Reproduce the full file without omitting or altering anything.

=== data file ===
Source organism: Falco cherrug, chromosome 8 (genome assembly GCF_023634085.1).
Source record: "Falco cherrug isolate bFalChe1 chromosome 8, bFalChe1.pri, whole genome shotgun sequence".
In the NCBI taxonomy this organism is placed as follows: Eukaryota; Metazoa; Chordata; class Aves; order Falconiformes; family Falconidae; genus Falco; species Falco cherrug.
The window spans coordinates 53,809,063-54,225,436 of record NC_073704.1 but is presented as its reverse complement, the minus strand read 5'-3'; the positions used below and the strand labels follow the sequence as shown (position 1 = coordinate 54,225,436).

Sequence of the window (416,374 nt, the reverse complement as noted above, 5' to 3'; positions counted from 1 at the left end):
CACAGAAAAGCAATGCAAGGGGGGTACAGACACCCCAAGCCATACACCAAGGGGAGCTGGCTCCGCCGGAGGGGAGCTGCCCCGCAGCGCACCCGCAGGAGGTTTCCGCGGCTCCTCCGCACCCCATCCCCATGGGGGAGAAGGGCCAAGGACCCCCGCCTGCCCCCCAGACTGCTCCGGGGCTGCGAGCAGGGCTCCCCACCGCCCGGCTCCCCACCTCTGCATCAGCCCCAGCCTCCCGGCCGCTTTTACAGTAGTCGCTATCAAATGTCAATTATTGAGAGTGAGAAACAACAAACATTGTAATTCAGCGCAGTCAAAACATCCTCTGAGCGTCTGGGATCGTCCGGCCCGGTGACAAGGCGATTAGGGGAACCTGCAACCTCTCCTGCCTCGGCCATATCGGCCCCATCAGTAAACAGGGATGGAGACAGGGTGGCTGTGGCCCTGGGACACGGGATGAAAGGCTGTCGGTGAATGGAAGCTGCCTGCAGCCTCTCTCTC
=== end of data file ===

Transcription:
Source organism: Falco cherrug, chromosome 8 (genome assembly GCF_023634085.1).
Source record: "Falco cherrug isolate bFalChe1 chromosome 8, bFalChe1.pri, whole genome shotgun sequence".
In the NCBI taxonomy this organism is placed as follows: Eukaryota; Metazoa; Chordata; class Aves; order Falconiformes; family Falconidae; genus Falco; species Falco cherrug.
The window spans coordinates 53,809,063-54,225,436 of record NC_073704.1 but is presented as its reverse complement, the minus strand read 5'-3'; the positions used below and the strand labels follow the sequence as shown (position 1 = coordinate 54,225,436).

Sequence of the window (416,374 nt, the reverse complement as noted above, 5' to 3'; positions counted from 1 at the left end):
CACAGAAAAGCAATGCAAGGGGGGTACAGACACCCCAAGCCATACACCAAGGGGAGCTGGCTCCGCCGGAGGGGAGCTGCCCCGCAGCGCACCCGCAGGAGGTTTCCGCGGCTCCTCCGCACCCCATCCCCATGGGGGAGAAGGGCCAAGGACCCCCGCCTGCCCCCCAGACTGCTCCGGGGCTGCGAGCAGGGCTCCCCACCGCCCGGCTCCCCACCTCTGCATCAGCCCCAGCCTCCCGGCCGCTTTTACAGTAGTCGCTATCAAATGTCAATTATTGAGAGTGAGAAACAACAAACATTGTAATTCAGCGCAGTCAAAACATCCTCTGAGCGTCTGGGATCGTCCGGCCCGGTGACAAGGCGATTAGGGGAACCTGCAACCTCTCCTGCCTCGGCCATATCGGCCCCATCAGTAAACAGGGATGGAGACAGGGTGGCTGTGGCCCTGGGACACGGGATGAAAGGCTGTCGGTGAATGGAAGCTGCCTGCAGCCTCTCTCTC